Friday, April 14, 2017

Culture: Ireland moves toward ending "Good Friday drink ban"

It’s that time of year in Ireland where news websites are filled with sassy headlines such as “Good Friday: Where can you get an elusive pint while pubs are closed?” and “Lots of pubs flout Good Friday ban.”
But after 90 years, could this be the predominantly Catholic country’s last “dry” Good Friday?
The government is supporting legislation to end the ban on Good Friday alcohol sales in 2018. That’s a policy shift for officials who have long favored the prohibition, while pubs, restaurants and other businesses pushed for its demise.
“Not being able to go the pub on Good Friday is a farce,” wrote Colette Sheridan, in a columnfor Cork’s Evening Echo titled, “All drinkers will raise a glass to end of Good Friday prohibition.”
The legislative ban on alcohol sales on Good Friday, St. Patrick’s Day and Christmas was enacted in 1927, largely due to a push by the powerful Catholic Church and out of respect for the day’s religious significance. Good Friday, of course, is a solemn day for Christians marking the crucifixion of Jesus. St. Patrick is the patron saint of Ireland. And Jesus’ birth is commemorated on Christmas.
By 1960, the ban of sales on St. Patrick’s Day was lifted because of “waning church influence and growing commercial pressure,” according to an editorial in the Irish Times.
“It’s about time this country finally severed the vestiges of church and state,” Sheridan wrote. “The ban of alcohol sales on Good Friday, that blighted day in the calendar (for poor Jesus, who was crucified, and poor old sodden drinkers who can’t go to the pub that day) is well past its sell-by date.”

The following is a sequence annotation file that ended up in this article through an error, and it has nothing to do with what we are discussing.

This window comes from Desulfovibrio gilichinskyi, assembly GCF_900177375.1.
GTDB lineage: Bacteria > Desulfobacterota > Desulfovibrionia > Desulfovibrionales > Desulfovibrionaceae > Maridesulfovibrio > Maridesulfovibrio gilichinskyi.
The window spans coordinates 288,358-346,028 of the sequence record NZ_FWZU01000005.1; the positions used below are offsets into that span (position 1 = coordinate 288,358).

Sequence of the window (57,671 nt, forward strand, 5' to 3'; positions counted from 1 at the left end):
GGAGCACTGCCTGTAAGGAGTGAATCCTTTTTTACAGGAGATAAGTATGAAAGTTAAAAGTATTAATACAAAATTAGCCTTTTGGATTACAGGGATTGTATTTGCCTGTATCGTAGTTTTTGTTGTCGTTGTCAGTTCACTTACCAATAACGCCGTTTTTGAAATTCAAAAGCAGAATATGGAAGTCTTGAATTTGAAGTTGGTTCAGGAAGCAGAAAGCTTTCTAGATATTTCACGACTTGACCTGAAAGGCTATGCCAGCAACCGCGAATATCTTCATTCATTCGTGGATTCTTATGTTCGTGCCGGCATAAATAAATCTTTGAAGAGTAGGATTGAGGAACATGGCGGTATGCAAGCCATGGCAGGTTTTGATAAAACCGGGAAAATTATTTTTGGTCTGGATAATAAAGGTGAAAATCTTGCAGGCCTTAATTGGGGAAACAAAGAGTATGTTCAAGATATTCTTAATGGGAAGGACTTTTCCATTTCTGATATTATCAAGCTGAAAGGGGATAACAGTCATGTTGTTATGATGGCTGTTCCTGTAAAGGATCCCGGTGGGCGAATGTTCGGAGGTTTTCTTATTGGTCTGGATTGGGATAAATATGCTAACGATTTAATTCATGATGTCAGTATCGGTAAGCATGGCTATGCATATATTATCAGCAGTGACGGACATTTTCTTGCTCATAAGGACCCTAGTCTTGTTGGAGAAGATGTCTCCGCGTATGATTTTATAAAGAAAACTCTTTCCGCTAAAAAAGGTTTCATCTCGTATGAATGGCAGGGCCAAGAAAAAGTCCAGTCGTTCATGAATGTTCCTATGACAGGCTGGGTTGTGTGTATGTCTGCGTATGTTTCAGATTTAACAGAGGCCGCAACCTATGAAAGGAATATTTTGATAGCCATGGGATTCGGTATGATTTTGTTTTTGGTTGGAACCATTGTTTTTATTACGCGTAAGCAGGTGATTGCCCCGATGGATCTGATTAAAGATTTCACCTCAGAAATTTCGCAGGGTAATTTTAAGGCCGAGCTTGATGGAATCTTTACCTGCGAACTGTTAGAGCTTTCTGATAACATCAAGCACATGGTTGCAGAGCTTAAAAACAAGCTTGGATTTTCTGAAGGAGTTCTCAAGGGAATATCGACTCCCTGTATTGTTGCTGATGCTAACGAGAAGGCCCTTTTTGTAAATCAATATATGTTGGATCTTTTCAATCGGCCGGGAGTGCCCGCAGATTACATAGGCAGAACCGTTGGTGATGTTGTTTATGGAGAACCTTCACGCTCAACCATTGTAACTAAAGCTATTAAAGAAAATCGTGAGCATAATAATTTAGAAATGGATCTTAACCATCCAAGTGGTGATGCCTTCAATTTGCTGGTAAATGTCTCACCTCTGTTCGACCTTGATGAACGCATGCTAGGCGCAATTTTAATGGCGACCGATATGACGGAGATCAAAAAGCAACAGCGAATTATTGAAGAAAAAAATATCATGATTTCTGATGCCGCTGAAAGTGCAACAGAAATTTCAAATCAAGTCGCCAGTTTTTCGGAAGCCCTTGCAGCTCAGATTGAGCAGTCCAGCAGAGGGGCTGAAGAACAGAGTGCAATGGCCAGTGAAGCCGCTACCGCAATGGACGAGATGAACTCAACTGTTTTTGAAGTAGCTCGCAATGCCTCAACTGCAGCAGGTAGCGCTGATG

Catholics still make up 78 percent of the Republic of Ireland’s population, down from 84 percent five years ago. The number of Catholics dropped by 132,000, from almost 3.86 million to 3.73 million during that period, according to newly released census figures.
Some attribute the decrease, in part, to growing disinterest in and even hostility to organized religion, in part because of scandals involving clergy sexual abuse. Most recently, outrage greeted the uncovering of hidden graves of children found in Tuam, where the nuns from the Congregation of the Sisters of Bon Secours had operated a Mother and Baby Home from the 1920s to the 1960s.
“The census confirms that Ireland is less Catholic than it was five years ago, but it is not a tsunami,” Tom Inglis, who teaches sociology at University College Dublin, told the Independent.
The Good Friday ban has been bent on occasion. In 2010, dozens of pubs in Limerick were allowed to sell pints for a rugby match between Munster and Leinster. In celebration, vendors sold T-shirts bearing messages such as “Officially bigger than the Catholic Church: Munster Rugby.”
Even now, some limited exceptions remain in place for alcohol to be served.
“The law allows tourist-friendly exemptions such as alcohol with your hotel dinner, or in the railway station, or at the dogs, or the airport or on the ferry,” the Irish Times reported.
Of course, not everyone is calling for change. Some say it’s important to continue traditions. Others fear that lifting the ban will encourage alcohol abuse.
“If we are serious, as a country, about tackling the many problems associated with alcohol misuse, then let us start by protecting the ban on Good Friday and putting our words into action,” Raymond O’Connor of Pioneer Total Abstinence Association, told the Irish Times.
If the measure is adopted, that means alcohol sales will be banned on only one holiday.
Expect a battle over Christmas.

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